|Author||:||Daniel Deschuyteneer mailto:%firstname.lastname@example.org|
|Date||:||02-01-2001 on 08:25 a.m.|
Thanks for this interesting Salon. Itís a discovery for me. I havenít any knowledge in this field and I am glad to learn some more.
I have some questions. May be you can answer.
1/ All the pieces you show are made of silk or cotton. Did the weavers used other material like wool?
2/ All the designs are abstractly drawn. Are there any reasons?
3/ I am a bit surprised to see how certain designs like the starsÖ are universal.
|Author||:||Steve Price mailto:%email@example.com|
|Date||:||02-01-2001 on 09:02 a.m.|
As far as I know, everything is cotton and/or silk. Not surprising, really. These people do not raise sheep, and they live in a part of the world where cotton is much more comfortable than wool. There is a long tradition of excellent silk weaving in southeast Asia, and, as in most of the world, the luster and luxurious feel of silk makes it the yarn for special items.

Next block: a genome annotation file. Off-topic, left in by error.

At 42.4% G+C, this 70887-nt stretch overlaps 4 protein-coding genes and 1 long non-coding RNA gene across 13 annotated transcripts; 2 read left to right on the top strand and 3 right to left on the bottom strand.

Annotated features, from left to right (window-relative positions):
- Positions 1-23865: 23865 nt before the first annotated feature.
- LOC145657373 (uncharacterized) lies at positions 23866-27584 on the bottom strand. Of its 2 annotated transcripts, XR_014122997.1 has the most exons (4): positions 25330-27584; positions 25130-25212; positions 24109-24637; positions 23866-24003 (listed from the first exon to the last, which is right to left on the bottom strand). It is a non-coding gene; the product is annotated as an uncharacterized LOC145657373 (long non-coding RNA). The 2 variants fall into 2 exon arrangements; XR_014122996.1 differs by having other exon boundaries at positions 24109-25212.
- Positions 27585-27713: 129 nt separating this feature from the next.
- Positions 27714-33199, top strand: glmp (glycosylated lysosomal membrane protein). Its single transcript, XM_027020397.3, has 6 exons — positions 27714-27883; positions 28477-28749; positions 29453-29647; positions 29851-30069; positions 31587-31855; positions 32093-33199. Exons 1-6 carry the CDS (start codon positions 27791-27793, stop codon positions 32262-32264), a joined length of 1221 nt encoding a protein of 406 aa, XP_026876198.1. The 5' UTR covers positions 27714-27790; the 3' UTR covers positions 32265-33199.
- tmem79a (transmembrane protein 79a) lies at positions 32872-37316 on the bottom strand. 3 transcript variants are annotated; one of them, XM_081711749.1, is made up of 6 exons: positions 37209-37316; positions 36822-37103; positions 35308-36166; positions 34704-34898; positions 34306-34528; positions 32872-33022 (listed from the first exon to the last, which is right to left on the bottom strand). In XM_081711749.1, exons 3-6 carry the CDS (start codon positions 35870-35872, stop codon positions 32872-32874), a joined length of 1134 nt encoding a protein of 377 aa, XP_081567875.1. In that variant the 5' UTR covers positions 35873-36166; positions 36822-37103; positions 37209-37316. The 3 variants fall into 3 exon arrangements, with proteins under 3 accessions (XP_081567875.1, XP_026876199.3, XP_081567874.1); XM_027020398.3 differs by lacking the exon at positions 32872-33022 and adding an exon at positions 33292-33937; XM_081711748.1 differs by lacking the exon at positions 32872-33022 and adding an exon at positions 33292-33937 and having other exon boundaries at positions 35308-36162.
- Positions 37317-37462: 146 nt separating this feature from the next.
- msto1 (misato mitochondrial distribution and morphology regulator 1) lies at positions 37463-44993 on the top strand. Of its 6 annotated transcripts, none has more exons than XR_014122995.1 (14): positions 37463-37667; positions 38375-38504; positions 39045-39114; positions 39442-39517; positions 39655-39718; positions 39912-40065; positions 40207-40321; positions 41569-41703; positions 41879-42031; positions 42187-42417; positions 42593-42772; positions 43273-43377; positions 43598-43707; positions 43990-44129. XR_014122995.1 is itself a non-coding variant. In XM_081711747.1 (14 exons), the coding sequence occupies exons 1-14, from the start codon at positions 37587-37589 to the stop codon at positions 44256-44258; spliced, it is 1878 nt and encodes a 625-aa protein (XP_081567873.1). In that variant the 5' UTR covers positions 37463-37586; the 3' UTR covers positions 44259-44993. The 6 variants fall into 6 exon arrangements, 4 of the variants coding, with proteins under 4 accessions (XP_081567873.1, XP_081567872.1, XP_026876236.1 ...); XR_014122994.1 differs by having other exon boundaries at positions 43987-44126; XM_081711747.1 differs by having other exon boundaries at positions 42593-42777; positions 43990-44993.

The Lao hill tribes don't use a lot of representational motifs, although the serpent is pretty recognizable as are the figures of people and animals on the T'ai Daeng shaman cloth. The concentric diamond motif is their representation of an eye, just as it is in western and central Asia, and their are small, but easily identifiable birds on one of the T'ai Hun skirts.
Indonesian and Cambodian ikat work is often very representational, with animals, plants and ships clearly depicted. I don't know what the historical forces are that led the T'ai away from realistic drawing in their textiles. It doesn't appear to be lack of skill - their ikat and supplementary weft work is detailed and fine. In fact, every time I've had occasion to show the T'ai skirts I've had to work to persuade people that they weren't looking at embroidery.
As for universality of motifs, you can find things that look a lot like boteh in Andean textiles!